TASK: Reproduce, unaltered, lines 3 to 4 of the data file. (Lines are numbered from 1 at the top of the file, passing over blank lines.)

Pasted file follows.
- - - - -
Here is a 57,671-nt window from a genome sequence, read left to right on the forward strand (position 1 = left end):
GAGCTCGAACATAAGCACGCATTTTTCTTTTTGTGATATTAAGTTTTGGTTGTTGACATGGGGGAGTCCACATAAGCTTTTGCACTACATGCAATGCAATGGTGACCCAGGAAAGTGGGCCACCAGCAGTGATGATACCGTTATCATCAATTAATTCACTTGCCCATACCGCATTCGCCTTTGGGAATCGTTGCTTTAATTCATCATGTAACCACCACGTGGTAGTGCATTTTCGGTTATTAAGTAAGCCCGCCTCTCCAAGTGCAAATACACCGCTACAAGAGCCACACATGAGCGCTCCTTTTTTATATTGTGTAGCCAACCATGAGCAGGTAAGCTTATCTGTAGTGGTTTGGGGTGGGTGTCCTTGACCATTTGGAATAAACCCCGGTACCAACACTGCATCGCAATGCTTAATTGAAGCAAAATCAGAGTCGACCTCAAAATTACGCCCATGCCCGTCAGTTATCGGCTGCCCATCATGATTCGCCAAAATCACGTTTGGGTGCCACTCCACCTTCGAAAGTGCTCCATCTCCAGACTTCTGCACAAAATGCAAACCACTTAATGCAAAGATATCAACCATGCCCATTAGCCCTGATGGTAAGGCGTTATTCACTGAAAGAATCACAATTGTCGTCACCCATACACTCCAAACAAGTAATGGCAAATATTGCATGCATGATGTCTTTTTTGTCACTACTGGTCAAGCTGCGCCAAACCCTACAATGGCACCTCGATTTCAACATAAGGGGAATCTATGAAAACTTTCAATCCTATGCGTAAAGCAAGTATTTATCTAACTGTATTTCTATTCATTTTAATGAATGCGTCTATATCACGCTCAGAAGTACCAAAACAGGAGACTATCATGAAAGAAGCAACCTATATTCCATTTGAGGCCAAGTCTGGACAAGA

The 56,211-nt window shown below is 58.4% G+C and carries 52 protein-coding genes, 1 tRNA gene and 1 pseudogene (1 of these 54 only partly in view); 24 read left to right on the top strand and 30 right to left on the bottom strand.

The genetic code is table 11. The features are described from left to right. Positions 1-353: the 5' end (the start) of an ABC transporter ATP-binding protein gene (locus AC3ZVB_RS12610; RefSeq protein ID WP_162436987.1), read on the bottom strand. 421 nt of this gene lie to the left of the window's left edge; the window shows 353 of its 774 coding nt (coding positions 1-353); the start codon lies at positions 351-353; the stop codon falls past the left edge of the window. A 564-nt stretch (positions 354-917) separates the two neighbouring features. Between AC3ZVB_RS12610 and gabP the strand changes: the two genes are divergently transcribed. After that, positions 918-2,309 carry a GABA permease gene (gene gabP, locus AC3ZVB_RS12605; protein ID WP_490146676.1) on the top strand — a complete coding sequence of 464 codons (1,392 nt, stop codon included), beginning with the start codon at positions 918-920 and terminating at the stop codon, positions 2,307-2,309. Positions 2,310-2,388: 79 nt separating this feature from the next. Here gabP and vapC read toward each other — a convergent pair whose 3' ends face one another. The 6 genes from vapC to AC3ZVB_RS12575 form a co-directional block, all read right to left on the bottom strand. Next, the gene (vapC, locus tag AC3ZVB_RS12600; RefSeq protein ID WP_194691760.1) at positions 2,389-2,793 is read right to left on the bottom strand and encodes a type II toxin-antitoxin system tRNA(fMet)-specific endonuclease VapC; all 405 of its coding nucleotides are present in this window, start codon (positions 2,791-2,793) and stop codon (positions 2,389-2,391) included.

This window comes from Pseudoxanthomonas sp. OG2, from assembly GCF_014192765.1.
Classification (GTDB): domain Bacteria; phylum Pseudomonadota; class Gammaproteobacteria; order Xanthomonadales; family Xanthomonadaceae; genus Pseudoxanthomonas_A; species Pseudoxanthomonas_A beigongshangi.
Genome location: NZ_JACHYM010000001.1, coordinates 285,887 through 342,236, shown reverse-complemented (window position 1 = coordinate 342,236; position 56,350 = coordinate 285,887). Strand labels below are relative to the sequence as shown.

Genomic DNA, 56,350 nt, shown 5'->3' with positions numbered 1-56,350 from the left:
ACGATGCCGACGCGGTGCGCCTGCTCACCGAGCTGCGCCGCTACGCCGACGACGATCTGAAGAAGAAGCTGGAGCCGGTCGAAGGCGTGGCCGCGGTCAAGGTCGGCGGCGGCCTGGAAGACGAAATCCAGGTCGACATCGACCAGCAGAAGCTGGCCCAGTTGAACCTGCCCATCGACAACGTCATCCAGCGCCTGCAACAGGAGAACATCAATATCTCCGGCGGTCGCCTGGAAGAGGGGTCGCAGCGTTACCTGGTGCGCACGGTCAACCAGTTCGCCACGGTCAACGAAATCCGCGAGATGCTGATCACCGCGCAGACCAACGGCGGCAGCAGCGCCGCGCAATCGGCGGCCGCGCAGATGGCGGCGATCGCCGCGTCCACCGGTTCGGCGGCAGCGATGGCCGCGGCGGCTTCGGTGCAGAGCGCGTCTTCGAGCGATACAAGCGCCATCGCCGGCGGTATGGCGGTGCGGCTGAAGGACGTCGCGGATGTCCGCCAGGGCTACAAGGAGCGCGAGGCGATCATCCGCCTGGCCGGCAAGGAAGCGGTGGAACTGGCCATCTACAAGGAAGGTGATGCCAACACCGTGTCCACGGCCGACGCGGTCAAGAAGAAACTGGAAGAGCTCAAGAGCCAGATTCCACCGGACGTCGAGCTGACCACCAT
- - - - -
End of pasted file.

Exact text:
The 56,211-nt window shown below is 58.4% G+C and carries 52 protein-coding genes, 1 tRNA gene and 1 pseudogene (1 of these 54 only partly in view); 24 read left to right on the top strand and 30 right to left on the bottom strand.

The genetic code is table 11. The features are described from left to right. Positions 1-353: the 5' end (the start) of an ABC transporter ATP-binding protein gene (locus AC3ZVB_RS12610; RefSeq protein ID WP_162436987.1), read on the bottom strand. 421 nt of this gene lie to the left of the window's left edge; the window shows 353 of its 774 coding nt (coding positions 1-353); the start codon lies at positions 351-353; the stop codon falls past the left edge of the window. A 564-nt stretch (positions 354-917) separates the two neighbouring features. Between AC3ZVB_RS12610 and gabP the strand changes: the two genes are divergently transcribed. After that, positions 918-2,309 carry a GABA permease gene (gene gabP, locus AC3ZVB_RS12605; protein ID WP_490146676.1) on the top strand — a complete coding sequence of 464 codons (1,392 nt, stop codon included), beginning with the start codon at positions 918-920 and terminating at the stop codon, positions 2,307-2,309. Positions 2,310-2,388: 79 nt separating this feature from the next. Here gabP and vapC read toward each other — a convergent pair whose 3' ends face one another. The 6 genes from vapC to AC3ZVB_RS12575 form a co-directional block, all read right to left on the bottom strand. Next, the gene (vapC, locus tag AC3ZVB_RS12600; RefSeq protein ID WP_194691760.1) at positions 2,389-2,793 is read right to left on the bottom strand and encodes a type II toxin-antitoxin system tRNA(fMet)-specific endonuclease VapC; all 405 of its coding nucleotides are present in this window, start codon (positions 2,791-2,793) and stop codon (positions 2,389-2,391) included.